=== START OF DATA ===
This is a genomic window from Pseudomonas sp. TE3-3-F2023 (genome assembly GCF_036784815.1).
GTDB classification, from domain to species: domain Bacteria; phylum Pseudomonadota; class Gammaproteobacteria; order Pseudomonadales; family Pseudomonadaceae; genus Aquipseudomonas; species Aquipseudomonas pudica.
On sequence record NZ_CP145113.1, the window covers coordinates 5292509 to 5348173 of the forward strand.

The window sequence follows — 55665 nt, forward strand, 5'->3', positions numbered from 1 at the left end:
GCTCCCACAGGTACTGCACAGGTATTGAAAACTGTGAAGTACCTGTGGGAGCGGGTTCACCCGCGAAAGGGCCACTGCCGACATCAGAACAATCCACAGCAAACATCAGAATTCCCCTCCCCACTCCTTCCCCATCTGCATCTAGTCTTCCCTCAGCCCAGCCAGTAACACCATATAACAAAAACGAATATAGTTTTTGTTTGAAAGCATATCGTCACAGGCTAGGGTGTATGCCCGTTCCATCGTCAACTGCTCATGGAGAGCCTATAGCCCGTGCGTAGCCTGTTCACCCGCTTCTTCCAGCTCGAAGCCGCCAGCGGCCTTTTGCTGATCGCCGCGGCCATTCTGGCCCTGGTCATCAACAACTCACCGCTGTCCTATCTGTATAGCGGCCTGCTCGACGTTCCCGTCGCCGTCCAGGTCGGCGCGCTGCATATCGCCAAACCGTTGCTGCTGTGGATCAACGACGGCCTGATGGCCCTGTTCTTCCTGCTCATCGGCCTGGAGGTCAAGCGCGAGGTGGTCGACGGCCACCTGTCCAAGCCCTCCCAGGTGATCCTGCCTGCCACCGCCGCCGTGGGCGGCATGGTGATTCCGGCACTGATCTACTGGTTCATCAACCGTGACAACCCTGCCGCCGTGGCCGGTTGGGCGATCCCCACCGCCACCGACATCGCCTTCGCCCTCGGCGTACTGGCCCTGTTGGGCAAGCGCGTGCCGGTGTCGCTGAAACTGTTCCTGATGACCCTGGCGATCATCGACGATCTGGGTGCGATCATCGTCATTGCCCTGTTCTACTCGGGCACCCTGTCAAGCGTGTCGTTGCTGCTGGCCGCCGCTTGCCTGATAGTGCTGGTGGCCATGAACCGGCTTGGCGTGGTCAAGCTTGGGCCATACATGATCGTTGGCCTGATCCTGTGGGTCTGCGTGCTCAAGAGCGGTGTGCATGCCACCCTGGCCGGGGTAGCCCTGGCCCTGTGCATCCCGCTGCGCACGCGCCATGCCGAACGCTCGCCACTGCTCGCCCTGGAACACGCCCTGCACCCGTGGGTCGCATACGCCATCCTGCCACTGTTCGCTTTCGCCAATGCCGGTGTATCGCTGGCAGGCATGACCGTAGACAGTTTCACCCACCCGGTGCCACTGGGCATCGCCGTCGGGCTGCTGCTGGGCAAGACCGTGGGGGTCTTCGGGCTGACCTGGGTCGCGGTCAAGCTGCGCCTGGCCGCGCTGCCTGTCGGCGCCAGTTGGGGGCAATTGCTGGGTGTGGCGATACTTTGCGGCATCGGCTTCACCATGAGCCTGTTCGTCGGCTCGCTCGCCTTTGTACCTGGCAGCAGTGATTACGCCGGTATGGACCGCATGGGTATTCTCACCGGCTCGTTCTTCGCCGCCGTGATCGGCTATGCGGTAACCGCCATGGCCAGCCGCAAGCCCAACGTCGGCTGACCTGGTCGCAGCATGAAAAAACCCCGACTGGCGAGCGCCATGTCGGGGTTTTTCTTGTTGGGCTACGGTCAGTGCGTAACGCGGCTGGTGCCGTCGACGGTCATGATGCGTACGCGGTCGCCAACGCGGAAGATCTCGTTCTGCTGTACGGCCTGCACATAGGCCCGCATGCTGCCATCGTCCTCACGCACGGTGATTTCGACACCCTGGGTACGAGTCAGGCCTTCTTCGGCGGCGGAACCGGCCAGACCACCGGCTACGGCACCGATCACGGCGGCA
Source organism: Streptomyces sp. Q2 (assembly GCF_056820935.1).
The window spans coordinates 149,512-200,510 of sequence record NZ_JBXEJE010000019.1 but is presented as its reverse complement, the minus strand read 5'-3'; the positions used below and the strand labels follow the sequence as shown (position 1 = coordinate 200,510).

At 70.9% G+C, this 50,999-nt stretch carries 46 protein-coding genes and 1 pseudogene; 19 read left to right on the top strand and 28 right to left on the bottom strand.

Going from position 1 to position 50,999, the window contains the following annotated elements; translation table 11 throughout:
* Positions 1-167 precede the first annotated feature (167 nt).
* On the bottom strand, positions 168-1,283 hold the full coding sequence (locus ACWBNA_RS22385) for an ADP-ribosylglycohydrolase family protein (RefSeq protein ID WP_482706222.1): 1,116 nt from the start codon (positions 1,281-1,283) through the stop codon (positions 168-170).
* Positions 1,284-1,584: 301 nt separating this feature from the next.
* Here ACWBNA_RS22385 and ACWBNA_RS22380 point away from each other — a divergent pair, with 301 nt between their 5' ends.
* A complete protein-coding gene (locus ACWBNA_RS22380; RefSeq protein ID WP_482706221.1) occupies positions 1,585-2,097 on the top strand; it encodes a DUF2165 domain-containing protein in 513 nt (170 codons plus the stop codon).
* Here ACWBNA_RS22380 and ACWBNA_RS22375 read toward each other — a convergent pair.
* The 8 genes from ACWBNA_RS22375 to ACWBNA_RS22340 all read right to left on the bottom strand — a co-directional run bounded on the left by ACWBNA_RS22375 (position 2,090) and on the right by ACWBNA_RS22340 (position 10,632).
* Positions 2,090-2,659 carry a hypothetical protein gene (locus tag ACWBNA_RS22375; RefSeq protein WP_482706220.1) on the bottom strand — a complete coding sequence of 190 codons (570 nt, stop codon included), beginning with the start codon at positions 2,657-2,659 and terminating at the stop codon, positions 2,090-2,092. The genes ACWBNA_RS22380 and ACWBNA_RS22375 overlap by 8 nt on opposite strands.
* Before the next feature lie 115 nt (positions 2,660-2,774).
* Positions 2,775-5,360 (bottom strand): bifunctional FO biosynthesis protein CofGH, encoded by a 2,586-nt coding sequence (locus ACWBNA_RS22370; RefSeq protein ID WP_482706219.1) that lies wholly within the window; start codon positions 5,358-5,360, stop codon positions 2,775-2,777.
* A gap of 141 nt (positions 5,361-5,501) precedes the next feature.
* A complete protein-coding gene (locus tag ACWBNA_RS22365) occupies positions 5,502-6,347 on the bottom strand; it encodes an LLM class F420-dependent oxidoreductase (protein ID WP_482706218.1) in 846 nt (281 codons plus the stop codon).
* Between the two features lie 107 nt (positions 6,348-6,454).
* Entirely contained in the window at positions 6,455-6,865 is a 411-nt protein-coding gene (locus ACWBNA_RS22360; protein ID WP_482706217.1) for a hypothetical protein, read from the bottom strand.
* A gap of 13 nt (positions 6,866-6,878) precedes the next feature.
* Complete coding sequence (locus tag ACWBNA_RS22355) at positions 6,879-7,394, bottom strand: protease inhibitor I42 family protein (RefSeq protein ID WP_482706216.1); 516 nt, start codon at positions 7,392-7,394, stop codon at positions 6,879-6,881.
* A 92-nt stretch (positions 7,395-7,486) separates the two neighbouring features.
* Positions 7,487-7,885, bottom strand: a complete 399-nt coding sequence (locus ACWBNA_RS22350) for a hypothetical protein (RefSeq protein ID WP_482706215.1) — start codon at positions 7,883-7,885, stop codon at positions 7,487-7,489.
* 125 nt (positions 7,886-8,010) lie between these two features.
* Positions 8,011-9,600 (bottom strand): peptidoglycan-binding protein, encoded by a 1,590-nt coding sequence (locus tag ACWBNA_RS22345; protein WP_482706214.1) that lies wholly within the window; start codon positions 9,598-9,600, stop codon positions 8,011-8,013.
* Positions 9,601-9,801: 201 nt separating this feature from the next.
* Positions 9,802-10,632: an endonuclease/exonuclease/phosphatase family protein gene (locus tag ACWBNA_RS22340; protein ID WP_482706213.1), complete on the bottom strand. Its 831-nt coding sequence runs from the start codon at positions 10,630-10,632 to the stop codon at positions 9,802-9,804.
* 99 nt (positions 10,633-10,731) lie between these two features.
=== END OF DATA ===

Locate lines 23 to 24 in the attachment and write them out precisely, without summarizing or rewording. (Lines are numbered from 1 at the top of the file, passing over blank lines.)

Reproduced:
* Entirely contained in the window at positions 6,455-6,865 is a 411-nt protein-coding gene (locus ACWBNA_RS22360; protein ID WP_482706217.1) for a hypothetical protein, read from the bottom strand.
* A gap of 13 nt (positions 6,866-6,878) precedes the next feature.